Synonyms for windgassen or Related words with windgassen

greindl              suthaus              holzmair              fassbaender              ridderbusch              dermota              hawlata              mitterer              schmeckenbecher              kulenkampff              lachenmann              lehnhoff              zeisl              rosvaenge              weikl              eipperle              ablinger              heesters              druschetzky              rihm              tintner              lackerschmid              dernesch              kontarsky              stenhammar              equiluz              rootering              kienzl              zwerenz              patzak              wadenius              metzmacher              varnay              hollreiser              cerha              muthspiel              pirchner              mazura              goerne              nimsgern              tennstedt              thuille              rivinius              schnebel              gulda              scharinger              kirchschlager              trojahn              komponist              glanert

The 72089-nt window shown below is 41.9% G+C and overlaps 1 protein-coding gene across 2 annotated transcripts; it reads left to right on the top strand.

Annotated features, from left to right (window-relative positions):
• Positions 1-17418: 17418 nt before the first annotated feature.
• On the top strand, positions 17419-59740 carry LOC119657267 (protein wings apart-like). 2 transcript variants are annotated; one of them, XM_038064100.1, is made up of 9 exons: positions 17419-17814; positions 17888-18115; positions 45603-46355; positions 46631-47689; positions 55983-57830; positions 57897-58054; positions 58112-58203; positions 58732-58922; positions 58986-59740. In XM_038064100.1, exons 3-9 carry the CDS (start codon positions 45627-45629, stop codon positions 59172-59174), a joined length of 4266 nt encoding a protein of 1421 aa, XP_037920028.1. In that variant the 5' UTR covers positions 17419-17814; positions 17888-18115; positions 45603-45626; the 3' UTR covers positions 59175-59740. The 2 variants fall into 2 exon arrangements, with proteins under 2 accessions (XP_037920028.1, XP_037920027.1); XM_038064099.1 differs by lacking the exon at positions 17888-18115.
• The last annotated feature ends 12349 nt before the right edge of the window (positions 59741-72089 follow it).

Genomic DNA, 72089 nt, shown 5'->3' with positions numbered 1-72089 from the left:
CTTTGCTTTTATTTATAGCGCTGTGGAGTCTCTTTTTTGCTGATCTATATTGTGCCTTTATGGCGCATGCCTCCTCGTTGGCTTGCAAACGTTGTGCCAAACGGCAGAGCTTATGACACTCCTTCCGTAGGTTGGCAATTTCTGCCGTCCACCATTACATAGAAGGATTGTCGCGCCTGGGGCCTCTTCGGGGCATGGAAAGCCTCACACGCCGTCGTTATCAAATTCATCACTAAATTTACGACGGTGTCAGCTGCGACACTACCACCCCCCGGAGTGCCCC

Examples of "windgassen"
Frick's teachers included Fritz Windgassen (father and teacher of Frick’s contemporary, the tenor Wolfgang Windgassen).
After his retirement from the stage, Windgassen taught at the Stuttgart College of Music. Among his pupils was the bass Gottlob Frick. Windgassen died in Murnau.
She was married to the tenor Fritz Windgassen (1883–1963) and thus used the name "Vali Windgassen-von der Osten". The marriage produced one son, Wolfgang Windgassen (1914–1974), who went on to become a Wagnerian tenor in his own right.
Fritz Windgassen (9 February 1883 – 17 April 1963) was a German Heldentenor and teacher.
It is conducted by Walter Born, and the main singers are Marianne Schech, Wolfgang Windgassen, Franz Fehringer and Hetty Plümacher.